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Jewish World Review Sept. 29, 1999 /19 Tishrei, 5760

Bruce Williams

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Trusting only one financial planner -- DEAR BRUCE: My wife and I are about to receive a legacy of $100,000 with no tax obligations. We currently have a personal financial planner whom we like very much and trust. However, giving the entire windfall of $100,000 to one planner makes me nervous. Should I find another broker and split the distribution 50/50, or would it behoove me to use only the investment firm that is currently managing the family estate? It is the most familiar with the estate portfolio. -- R.N., Fond-du-lac, Wis.

DEAR R.N.: The more funds you allow to be managed by one planner, the more important a client you become. If you were to split the money up, you would be reaching "ho-hum" status in terms of the amount of money invested. I would be very careful in choosing the individual, but I would give him or her the entire amount of money to handle. This way your financial planner will earn more money, and in turn, your portfolio will receive more personal attention.

DEAR BRUCE: Everything I have read about preparing for retirement indicates maxing out your 401(k). I have received different advice from a financial planner. I am a 43-year-old single mother with three children and my own home. He says that since I am in the lowest tax bracket possible -- head-of-household with children and a mortgage -- I should not be tax-deferring my money until a point when I may be in a higher bracket. He suggested that I take the little taxes now and invest my monies in avenues that grow tax-free, such as the Roth IRA and stocks. He advised that I should only invest in the 401(k) when the company's matching contribution ceases. -- D.L., El Dorado Hills, Calif.

DEAR D.L.: Hang on to this guy -- he is good at what he does! I agree with him on every point. Tax deferment is good if you are in a higher tax bracket, but if you are not it makes no sense.

DEAR BRUCE: For several years now I have been reading about people investing in Treasury Notes. Can you tell me where I can go about getting information on purchasing these notes? I have asked many people, and no one seems to know. -- B.K., Portage, Mich.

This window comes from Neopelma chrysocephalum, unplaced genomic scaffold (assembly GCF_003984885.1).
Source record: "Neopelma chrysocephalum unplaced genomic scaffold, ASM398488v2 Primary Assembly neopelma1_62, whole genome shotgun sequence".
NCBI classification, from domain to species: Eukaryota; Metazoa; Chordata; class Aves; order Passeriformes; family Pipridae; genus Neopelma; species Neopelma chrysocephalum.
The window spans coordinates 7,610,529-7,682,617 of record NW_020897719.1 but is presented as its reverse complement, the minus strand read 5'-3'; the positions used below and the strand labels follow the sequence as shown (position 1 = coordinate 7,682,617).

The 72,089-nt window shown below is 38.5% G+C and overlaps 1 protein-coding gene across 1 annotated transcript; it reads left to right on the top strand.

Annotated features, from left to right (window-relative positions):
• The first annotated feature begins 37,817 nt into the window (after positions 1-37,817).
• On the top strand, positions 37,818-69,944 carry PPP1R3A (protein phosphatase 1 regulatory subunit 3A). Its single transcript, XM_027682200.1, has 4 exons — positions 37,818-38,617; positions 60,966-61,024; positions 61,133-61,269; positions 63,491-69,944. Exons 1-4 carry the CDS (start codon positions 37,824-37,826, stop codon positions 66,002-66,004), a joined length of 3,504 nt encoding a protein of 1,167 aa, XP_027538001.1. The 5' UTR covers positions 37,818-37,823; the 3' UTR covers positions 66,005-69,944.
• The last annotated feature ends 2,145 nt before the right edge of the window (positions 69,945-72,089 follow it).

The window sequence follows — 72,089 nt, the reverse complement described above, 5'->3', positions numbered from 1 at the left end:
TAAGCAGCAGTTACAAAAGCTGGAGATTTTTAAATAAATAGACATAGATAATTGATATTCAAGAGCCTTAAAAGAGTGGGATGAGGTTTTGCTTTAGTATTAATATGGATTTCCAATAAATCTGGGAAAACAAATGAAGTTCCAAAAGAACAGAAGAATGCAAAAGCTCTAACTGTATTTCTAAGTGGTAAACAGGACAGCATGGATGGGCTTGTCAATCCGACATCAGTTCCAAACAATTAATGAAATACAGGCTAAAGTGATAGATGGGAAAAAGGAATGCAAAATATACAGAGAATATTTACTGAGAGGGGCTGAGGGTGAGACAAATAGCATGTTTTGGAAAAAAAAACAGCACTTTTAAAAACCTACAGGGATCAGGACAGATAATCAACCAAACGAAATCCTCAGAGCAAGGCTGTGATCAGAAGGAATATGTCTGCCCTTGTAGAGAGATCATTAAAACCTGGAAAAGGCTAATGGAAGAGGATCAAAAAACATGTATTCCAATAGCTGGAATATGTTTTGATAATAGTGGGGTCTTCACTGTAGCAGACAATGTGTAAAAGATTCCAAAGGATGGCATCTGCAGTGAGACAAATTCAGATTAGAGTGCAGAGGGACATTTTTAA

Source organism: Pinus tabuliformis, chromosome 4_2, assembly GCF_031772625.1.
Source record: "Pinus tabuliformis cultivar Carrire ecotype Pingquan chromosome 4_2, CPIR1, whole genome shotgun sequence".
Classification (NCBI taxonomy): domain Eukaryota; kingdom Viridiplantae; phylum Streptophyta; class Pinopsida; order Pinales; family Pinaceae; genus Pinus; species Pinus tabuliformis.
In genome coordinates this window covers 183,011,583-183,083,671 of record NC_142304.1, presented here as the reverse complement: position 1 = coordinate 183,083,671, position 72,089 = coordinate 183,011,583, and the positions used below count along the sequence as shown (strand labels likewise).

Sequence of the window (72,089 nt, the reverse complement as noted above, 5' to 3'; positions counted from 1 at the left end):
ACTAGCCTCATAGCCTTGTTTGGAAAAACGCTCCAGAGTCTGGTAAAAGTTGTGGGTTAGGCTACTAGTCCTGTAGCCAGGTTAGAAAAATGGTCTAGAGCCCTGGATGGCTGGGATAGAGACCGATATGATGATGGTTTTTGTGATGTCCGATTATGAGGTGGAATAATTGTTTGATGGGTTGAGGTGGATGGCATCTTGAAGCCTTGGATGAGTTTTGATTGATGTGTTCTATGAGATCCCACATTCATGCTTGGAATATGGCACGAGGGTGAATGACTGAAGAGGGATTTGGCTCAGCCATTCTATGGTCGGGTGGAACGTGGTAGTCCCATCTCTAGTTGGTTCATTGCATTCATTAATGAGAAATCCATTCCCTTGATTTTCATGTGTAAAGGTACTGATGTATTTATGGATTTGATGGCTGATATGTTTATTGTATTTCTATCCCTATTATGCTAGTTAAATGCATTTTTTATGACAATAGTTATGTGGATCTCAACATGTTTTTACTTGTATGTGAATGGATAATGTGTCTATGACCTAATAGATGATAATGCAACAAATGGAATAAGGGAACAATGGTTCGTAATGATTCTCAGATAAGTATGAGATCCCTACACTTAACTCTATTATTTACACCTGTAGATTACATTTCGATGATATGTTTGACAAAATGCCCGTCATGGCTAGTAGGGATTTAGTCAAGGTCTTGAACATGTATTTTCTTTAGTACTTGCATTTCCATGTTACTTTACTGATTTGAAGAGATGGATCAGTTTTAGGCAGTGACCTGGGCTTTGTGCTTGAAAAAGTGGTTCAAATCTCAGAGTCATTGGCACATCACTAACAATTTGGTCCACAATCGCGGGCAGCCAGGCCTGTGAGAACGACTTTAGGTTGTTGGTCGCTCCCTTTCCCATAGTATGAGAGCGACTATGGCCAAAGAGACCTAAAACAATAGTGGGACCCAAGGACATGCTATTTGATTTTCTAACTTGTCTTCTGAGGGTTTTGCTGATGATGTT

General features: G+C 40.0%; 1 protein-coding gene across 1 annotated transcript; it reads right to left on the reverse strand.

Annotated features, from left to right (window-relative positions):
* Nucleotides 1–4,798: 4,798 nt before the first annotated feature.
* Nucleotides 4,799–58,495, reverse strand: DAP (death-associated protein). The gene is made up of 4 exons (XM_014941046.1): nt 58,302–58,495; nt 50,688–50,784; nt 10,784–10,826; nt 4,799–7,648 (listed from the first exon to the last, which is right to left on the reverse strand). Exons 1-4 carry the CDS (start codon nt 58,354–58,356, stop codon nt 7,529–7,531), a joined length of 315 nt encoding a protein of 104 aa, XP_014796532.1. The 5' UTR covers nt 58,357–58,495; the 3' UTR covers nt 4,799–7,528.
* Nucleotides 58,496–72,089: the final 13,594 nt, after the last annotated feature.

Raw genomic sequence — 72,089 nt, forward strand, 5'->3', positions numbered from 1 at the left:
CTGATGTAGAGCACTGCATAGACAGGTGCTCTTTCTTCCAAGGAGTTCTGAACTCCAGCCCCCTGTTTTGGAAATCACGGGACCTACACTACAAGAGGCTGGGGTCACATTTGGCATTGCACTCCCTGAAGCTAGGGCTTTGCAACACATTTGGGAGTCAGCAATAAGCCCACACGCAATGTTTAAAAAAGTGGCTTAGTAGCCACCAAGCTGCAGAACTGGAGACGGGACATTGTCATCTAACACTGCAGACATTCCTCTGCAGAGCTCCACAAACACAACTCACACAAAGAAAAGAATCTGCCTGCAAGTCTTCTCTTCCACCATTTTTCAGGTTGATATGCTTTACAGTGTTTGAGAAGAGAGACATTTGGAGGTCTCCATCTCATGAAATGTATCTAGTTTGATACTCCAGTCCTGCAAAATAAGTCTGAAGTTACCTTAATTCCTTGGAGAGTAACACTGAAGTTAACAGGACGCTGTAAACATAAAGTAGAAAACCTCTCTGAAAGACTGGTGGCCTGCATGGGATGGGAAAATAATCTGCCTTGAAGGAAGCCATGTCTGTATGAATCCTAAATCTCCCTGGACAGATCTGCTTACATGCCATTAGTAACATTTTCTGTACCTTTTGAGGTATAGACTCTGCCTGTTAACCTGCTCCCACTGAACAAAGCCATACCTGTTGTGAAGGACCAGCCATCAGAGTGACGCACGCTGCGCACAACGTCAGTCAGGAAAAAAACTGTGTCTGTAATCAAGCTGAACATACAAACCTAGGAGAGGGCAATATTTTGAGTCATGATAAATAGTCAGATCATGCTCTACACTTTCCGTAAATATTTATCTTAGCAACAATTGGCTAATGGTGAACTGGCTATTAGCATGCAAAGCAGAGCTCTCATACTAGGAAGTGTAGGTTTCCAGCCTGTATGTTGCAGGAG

DEAR B.K.: The nearest Federal Reserve Bank in your area can tell you precisely how to go about purchasing these notes. A Treasury Note is an intermediate-length document, with the shortest being bills and the longest being bonds. Most banks offer this service for a relatively modest commission to purchase whatever treasury instrument you wish. You should know that since the purchase of these notes is done on an auction basis, the exact interest rate will not be known by you until after you have made your purchase.

Send your questions to JWR contributor Bruce Williams by clicking here. (Questions of general interest will be answered in future columns. Owing to the volume of mail, personal replies cannot be provided.) Interested in buying or selling a house? Let Bruce Williams' "House Smart" be your guide. (Sales of the book help fund JWR).


09/27/99: Adult children should help out
09/24/99: Tips for first-time home buyers
09/21/99: Use the rule of 72s!
09/17/99: Legal strategy can be a pain
09/15/99: Teen drivers drive up insurance
09/13/99: Always use an attorney!
09/10/99: Whose taxes are they, anyway?
09/08/99: How do I roll over my 401(k)?
09/03/99: How can I work out my IRS payments?
09/01/99: When your company can't pay you
08/30/99: Beware of shady viatical investments
08/26/99: Landlords vary on security deposits
08/25/99: Educational IRAs must be spent on education
08/23/99: Finding out the value of old stocks
08/20/99: How to get an FHA refund
08/19/99: 100 percent financing is a scam
08/16/99: Will I have to pay a capital gains tax?
08/16/99: Thinking about PMI
08/13/99: Short-term mutual funds a-OK
08/11/99: It's your job to shop around
08/10/99: Sometimes, roots need to be uprooted
08/09/99: 'Pre-approved' doesn't mean a thing
08/06/99: Only you can determine your investments
08/04/99: Bank IRA the lowest-risk option
08/03/99: Reverse mortgages good for the elderly
08/02/99: Get the survey BEFORE you buy the house!
07/28/99: Get a lawyer -- it's worth it!
07/27/99: If it ain't broke...

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